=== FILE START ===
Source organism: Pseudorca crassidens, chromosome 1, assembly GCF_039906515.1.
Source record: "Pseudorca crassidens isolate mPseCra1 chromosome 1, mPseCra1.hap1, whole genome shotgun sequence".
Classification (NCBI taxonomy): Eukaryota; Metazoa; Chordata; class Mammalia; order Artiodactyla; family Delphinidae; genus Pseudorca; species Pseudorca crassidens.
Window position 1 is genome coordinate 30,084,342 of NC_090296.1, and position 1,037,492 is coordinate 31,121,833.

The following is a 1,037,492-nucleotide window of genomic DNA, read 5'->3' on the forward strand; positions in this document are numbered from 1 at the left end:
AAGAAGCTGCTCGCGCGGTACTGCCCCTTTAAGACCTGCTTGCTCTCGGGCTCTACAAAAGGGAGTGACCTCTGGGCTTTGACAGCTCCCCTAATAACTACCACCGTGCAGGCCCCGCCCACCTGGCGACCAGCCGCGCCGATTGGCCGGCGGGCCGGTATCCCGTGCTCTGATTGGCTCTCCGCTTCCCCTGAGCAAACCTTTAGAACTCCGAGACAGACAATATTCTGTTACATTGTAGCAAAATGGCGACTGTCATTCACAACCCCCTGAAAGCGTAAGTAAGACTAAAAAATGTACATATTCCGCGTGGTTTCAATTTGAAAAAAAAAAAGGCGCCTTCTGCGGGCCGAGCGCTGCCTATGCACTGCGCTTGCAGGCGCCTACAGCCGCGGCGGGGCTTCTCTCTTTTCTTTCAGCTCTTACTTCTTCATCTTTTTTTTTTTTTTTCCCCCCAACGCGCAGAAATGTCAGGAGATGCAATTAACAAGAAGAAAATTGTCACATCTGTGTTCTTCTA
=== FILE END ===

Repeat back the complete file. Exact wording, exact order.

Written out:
Source organism: Pseudorca crassidens, chromosome 1, assembly GCF_039906515.1.
Source record: "Pseudorca crassidens isolate mPseCra1 chromosome 1, mPseCra1.hap1, whole genome shotgun sequence".
Classification (NCBI taxonomy): Eukaryota; Metazoa; Chordata; class Mammalia; order Artiodactyla; family Delphinidae; genus Pseudorca; species Pseudorca crassidens.
Window position 1 is genome coordinate 30,084,342 of NC_090296.1, and position 1,037,492 is coordinate 31,121,833.

The following is a 1,037,492-nucleotide window of genomic DNA, read 5'->3' on the forward strand; positions in this document are numbered from 1 at the left end:
AAGAAGCTGCTCGCGCGGTACTGCCCCTTTAAGACCTGCTTGCTCTCGGGCTCTACAAAAGGGAGTGACCTCTGGGCTTTGACAGCTCCCCTAATAACTACCACCGTGCAGGCCCCGCCCACCTGGCGACCAGCCGCGCCGATTGGCCGGCGGGCCGGTATCCCGTGCTCTGATTGGCTCTCCGCTTCCCCTGAGCAAACCTTTAGAACTCCGAGACAGACAATATTCTGTTACATTGTAGCAAAATGGCGACTGTCATTCACAACCCCCTGAAAGCGTAAGTAAGACTAAAAAATGTACATATTCCGCGTGGTTTCAATTTGAAAAAAAAAAAGGCGCCTTCTGCGGGCCGAGCGCTGCCTATGCACTGCGCTTGCAGGCGCCTACAGCCGCGGCGGGGCTTCTCTCTTTTCTTTCAGCTCTTACTTCTTCATCTTTTTTTTTTTTTTTCCCCCCAACGCGCAGAAATGTCAGGAGATGCAATTAACAAGAAGAAAATTGTCACATCTGTGTTCTTCTA